Published: 10:12, April 3, 2024 | Updated: 09:53, April 4, 2024
US 'outraged' by deadly Israeli airstrike on Gaza aid workers
By Xinhua

Palestinians inspect a vehicle with the logo of the World Central Kitchen wrecked by an Israeli airstrike in Deir al Balah, Gaza Strip, April 2, 2024. A series of airstrikes killed aid workers from the international charity, leading it to suspend delivery of vital food aid to Gaza. (PHOTO / AP)

WASHINGTON / UNITED NATIONS - The White House said on Tuesday that it was "outraged" by the news that seven members of a food charity group were killed by Israeli forces in an airstrike in Gaza.

John Kirby, spokesperson for the National Security Council, told a press briefing at the White House that the United States was aware of comments from Israeli Prime Minister Benjamin Netanyahu and the Israel Defense Forces acknowledging responsibility for and pledging investigation into Monday's fatal strike on a convoy of World Central Kitchen (WCK) en route to distributing food to innocent Gazans devastated by Israel's military operation.

For his part, Sejourne expressed France's "firm condemnation of the Israeli strike" that killed the WCK personnel, including a US-Canadian dual national, an Australian, three Britons, a Palestinian and a Pole

A preliminary probe by Israel has been completed Tuesday, Kirby added. "But we expect a broader investigation to be conducted and to be done so in a swift and comprehensive manner. We hope those findings will be made public and that there is appropriate accountability."

"More than 200 aid workers have been killed in this conflict, making it one of the worst for aid workers in recent history," he said. "This incident is emblematic of a larger problem and evidence of why distribution of aid in Gaza has been so challenging. But beyond the strike, what is clear is that the IDF must do much more to improve deconfliction processes so civilians and humanitarian aid workers are protected."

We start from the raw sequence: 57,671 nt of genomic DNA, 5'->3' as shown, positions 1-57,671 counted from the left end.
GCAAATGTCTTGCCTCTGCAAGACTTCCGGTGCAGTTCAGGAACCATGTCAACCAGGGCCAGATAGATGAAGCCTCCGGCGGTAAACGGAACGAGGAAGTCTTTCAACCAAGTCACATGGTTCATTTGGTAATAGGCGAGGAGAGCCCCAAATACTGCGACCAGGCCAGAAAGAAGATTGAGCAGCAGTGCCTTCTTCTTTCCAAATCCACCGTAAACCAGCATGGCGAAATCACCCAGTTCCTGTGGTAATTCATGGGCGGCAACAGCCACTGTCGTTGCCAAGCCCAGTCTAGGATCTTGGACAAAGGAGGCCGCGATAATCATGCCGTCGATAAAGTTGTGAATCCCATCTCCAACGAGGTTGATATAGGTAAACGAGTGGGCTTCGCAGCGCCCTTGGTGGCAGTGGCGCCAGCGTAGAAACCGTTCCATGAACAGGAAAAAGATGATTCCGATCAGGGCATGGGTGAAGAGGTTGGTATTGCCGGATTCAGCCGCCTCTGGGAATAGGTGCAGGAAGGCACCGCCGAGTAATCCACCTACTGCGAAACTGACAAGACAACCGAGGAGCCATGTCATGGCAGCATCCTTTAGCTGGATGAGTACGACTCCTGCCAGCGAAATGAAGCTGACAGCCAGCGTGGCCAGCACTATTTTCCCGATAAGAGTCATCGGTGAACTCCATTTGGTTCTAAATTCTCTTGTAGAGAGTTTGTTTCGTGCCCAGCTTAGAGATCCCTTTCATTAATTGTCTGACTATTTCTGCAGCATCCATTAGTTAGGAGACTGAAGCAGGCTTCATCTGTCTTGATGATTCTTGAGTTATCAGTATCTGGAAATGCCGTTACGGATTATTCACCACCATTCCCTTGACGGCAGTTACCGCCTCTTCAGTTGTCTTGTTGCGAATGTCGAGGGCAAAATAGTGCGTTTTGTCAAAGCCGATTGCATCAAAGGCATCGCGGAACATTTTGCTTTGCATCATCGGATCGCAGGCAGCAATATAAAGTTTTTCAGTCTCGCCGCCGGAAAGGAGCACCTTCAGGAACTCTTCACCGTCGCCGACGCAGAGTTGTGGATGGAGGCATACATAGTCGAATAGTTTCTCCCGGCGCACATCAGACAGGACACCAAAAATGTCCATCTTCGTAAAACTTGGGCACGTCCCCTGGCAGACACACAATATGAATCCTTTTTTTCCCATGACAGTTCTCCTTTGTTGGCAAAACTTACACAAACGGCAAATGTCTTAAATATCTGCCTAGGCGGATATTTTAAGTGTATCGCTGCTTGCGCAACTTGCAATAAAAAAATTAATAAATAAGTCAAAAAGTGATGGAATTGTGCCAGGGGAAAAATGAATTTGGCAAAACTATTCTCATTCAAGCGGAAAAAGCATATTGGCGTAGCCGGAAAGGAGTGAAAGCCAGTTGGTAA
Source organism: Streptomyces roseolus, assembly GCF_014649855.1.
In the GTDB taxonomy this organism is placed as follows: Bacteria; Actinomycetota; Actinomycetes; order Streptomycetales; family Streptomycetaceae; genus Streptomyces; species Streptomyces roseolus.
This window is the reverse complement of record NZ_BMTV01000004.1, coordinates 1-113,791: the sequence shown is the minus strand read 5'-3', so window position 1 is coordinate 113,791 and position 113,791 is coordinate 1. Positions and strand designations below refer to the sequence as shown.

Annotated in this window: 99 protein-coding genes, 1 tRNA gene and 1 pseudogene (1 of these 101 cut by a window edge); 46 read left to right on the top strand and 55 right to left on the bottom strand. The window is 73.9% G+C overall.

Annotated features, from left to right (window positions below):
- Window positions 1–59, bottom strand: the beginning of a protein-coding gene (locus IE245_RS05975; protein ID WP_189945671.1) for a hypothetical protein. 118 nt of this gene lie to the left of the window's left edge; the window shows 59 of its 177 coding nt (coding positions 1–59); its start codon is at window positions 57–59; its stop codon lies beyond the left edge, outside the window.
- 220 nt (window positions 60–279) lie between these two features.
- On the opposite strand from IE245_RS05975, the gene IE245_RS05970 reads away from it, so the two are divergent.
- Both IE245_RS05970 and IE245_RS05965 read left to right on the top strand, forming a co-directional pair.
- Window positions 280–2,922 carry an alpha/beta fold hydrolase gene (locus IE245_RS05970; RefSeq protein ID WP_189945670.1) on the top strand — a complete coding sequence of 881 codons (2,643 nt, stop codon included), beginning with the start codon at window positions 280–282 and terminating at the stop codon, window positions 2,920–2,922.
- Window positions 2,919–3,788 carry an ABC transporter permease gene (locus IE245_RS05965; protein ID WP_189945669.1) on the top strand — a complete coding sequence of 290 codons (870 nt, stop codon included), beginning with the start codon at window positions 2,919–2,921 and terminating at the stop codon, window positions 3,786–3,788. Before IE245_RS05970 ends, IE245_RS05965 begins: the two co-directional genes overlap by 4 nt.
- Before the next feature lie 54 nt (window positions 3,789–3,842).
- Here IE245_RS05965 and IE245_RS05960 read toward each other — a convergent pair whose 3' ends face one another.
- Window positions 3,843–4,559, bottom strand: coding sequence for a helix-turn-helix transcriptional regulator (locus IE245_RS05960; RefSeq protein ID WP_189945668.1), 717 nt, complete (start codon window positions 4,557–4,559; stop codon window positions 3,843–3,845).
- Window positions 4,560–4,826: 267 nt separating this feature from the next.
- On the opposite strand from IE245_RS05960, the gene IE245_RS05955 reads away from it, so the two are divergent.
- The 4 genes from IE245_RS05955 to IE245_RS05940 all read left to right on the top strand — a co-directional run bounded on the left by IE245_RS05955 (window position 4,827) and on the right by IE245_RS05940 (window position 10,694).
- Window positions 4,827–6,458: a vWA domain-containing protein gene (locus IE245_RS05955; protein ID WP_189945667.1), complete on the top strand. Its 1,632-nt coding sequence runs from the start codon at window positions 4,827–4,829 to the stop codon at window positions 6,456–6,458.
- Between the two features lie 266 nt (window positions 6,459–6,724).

White House press secretary Karine Jean-Pierre said during the briefing that US President Joe Biden called WCK founder and celebrity chef Jose Andres. The president, according to Jean-Pierre, "conveyed he will make clear to Israel that humanitarian aid workers must be protected."

Earlier in the day in Paris, US Secretary of State Antony Blinken urged the Israeli government to conduct "a swift, a thorough, an impartial investigation to understand exactly what happened."

Map showing the most frequent land routes for delivering humanitarian aid to the Gaza Strip, after inspection of trucks in Nitzana and Kerem Shalom. (GRAPHIC / AFP)

"And as we have throughout this conflict, we've impressed upon the Israelis the absolute imperative of doing more to protect innocent civilian lives, be they Palestinian children, women, and men or be they aid workers, as well as to get more humanitarian assistance to more people, more effectively," Blinken said in remarks at a joint press conference also attended by French Foreign Minister Stephane Sejourne.

For his part, Sejourne expressed France's "firm condemnation of the Israeli strike" that killed the WCK personnel, including a US-Canadian dual national, an Australian, three Britons, a Palestinian and a Pole.

The French top diplomat's remarks were seized by a reporter at the White House briefing to ask Kirby why the United States, unlike France, didn't explicitly condemn the strike.

"I think by (me) saying we're outraged, I think you can fairly characterize that as condemning the strike itself," Kirby said in response.

Emergency services work at a destroyed building hit by an air strike in Damascus, Syria, April 1, 2024. An Israeli airstrike has destroyed the consular section of Iran's embassy in Damascus. (PHOTO / AP)

The United Nations on Tuesday too voiced its condemnation. UN Assistant Secretary-General Khaled Khiari told the Security Council emergency meeting on Israeli strike on Iran's Syria consulate, revealing that Iran reported the attack had led to the death of at least five Iranian personnel, including "senior military advisors," with the toll purportedly rising to 13, including six Syrian citizens.

These assertions were made amidst growing concerns over the "inviolability of diplomatic and consular premises" and the imperative respect for the "sovereignty and territorial integrity of member states," underscored Khiari.

The UN's appeal to the Security Council to "actively engage all concerned parties" underscores the critical need to avert further escalation and regional instability, said Khiari.